A county government memo obtained by the Star Tribune says the 9-year-old boy who hopped on a flight from Minneapolis to Las Vegas last Thursday is known to county officials as a "challenging" child -- and FOX 9 News found planes aren't his only way of getting around.
"He's a 9-year-old that needs direction," said V.J. Smith, a spokesman for the family. "They know that. They realize that. They are looking for some support, looking for some help."
The 9-year-old boy was able to clear the airport security checkpoint and board a Delta flight last week despite having no boarding pass or identification. Officials said the boy slipped by security by jumping in line with another family.
"He's been thinking about how to make it happen, premeditated a lot of this," Smith said.
In an email obtained by the Star Tribune, Janine Moore, the area director of the Hennepin County Human Services and Public Health Department, said child protection investigators have conducted four assessments on the boy's family since December 2012; however, she also said Tuesday that her memo on the boy was released without her authorization.
STOLEN TRUCK, DAMAGING JOYRIDE
Moore's email said that prior to the airport incident, the boy's history includes vehicle theft and sneaking into a water park with another family.
The boy was first seen at Minneapolis-St. Paul International Airport on Wednesday, and a day earlier, a delivery truck was taken from the parking lot of United Noodles Wholesale near downtown Minneapolis by a young boy who was caught on camera.
"It looks like he was having fun in our parking lot," Mei Dang, of United Noodles, told FOX 9 News.
The automatic truck had the keys inside, and video shows the boy hopping in and quickly figuring out how to drive it.
"I would say less than three minutes and he was out," Dang estimated. "He headed out to downtown and goes toward 35W to Edina."
The boy's dangerous joyride spanned 9 miles south and included a crash with a cop at the corner of 56th Street and Xerxes Avenue, near the border of Edina and Minneapolis, after an Edina officer used a squad car to block the intersection in an attempt to stop him.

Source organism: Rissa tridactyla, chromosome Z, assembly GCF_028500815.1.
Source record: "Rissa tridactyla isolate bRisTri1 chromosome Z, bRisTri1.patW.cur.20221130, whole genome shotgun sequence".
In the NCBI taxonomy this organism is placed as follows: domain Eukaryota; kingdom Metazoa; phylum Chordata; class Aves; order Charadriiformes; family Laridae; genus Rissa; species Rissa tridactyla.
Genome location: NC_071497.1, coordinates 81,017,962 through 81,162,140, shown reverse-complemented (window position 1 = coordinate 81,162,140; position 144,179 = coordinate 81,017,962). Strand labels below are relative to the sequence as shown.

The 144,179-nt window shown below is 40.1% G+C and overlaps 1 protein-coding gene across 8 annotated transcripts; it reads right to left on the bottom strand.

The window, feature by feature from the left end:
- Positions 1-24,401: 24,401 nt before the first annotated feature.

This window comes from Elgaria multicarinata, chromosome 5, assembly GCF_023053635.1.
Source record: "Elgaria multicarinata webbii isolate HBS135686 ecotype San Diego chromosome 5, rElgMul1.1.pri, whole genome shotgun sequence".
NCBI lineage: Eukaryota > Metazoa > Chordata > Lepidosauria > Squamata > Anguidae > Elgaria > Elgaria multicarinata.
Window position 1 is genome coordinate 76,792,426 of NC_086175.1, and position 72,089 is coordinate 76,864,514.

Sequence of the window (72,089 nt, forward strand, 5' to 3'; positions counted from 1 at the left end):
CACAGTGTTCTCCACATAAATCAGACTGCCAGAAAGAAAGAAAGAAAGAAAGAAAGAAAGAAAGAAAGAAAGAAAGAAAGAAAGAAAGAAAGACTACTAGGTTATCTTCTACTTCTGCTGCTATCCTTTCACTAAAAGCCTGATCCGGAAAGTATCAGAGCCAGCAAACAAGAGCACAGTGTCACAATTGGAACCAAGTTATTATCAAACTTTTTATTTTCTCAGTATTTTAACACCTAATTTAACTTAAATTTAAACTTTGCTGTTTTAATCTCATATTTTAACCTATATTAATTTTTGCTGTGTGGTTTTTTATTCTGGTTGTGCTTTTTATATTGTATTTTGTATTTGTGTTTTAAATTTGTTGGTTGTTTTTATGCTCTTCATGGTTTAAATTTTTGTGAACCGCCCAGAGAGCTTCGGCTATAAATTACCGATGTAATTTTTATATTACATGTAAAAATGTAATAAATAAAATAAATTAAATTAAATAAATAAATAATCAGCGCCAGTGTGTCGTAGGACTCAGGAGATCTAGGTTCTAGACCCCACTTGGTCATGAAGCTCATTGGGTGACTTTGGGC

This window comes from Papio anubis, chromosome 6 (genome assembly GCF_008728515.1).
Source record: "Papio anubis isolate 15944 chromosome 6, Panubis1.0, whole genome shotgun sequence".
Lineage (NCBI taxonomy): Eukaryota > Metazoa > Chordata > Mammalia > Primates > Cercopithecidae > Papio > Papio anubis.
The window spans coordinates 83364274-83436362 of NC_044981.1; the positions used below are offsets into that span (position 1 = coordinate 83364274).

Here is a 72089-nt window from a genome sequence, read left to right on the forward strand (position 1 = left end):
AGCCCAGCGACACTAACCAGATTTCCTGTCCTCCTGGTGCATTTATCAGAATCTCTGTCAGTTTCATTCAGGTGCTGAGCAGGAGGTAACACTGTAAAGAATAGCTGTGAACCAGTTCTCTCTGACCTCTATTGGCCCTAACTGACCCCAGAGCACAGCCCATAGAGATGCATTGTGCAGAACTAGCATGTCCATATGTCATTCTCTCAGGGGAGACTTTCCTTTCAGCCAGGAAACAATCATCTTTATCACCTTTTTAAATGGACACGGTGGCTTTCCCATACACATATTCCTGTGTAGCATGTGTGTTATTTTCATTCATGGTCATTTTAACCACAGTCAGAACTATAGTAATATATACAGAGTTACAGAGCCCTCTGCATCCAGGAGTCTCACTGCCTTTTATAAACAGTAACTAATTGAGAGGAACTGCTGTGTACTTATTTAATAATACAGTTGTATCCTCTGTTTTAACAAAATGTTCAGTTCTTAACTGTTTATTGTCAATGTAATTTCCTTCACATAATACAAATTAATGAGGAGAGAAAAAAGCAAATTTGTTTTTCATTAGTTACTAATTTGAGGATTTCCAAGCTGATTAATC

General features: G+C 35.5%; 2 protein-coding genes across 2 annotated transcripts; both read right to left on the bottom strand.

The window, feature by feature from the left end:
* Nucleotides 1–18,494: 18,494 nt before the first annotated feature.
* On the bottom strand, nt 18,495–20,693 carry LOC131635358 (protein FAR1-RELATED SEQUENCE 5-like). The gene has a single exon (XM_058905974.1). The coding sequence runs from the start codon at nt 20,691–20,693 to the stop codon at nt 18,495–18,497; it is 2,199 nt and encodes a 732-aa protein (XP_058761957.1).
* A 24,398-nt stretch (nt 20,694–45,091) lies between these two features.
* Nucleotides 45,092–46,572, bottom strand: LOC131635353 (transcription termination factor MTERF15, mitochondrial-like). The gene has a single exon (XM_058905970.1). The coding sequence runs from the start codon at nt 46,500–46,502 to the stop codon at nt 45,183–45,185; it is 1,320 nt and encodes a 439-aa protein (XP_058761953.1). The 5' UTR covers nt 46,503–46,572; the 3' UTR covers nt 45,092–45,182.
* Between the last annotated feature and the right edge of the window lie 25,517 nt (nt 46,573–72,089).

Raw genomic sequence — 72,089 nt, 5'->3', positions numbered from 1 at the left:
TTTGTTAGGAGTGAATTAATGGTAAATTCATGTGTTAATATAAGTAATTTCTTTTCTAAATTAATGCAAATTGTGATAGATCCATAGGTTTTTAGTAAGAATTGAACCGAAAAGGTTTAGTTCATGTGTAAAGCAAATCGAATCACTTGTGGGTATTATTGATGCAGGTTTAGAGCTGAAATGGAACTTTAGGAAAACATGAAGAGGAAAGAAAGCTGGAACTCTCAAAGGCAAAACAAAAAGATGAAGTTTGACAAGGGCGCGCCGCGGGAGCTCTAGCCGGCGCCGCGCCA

"[The] moving type of bigger truck proceeded to come from the north and smash into the side of the police car," witness Tracy Peschel recalled. "The driver had slowed down somewhat and then just decided to push his way through and make the turn and keep going."
Minneapolis police stopped him seven blocks east at West 56th Street and Queen Avenue; however, children under 10 can't be charged. So, he was returned to his parents.
"Police at first said he was 14, and then on Friday, they said he was only 9-years-old and he believed this kid's at Las Vegas at this moment," Dang told FOX 9 News.
Minneapolis airport spokesman Pat Hogan said there are 2,000 cameras at MSP that documented the boy's path very well. The TSA is reviewing the video and must sign-off on its release before airport police can release it publicly.
Hogan said the boy was seen in the video talking to the gate agent, then slipping into the jetway as she helped other passengers.
A passenger on the Delta flight told FOX 9 News the boy was very courteous and nice, even initiating conversation. In fact, his only apparent problem appeared to be his inability to stow an umbrella in the overhead bin.
No one realized the boy was flying alone without a ticket until a flight attendant walked him up to the cockpit and told the pilot no one had documents for an unattended child.
The TSA is reviewing its procedures at Minneapolis-St. Paul International Airport after the stowaway incident. Delta is also reviewing its policy.
In a statement, a Delta spokeswoman said, "We commend the flight crew of Flight 1651, whose vigilance and awareness of the cabin led them to proactively alert authorities to the situation prior to the aircraft landing in Las Vegas."
RETURN TO MINNESOTA
Las Vegas police met the boy as he was disembarking, and he reportedly told officers he had met someone from Nevada online and was en route to visit.
The boy was placed in protective custody in Nevada, and Hennepin County Child Protection is now involved in bringing him home. Smith told FOX 9 News the boy's parents want the boy back home with them; however, with Child Protection Services in two separate states involved, there are no guarantees.
"That's what we're hoping for right now -- that when he comes home, they we can take that wisdom and that knowledge that the 9-year-old has and make him a much better person," Smith, of MADD Dads, said.
At this point, no one will comment on when that may happen; however a television station in Las Vegas reported Monday that a GPS ankle bracelet has been put on the boy to ensure he doesn't evade authorities again.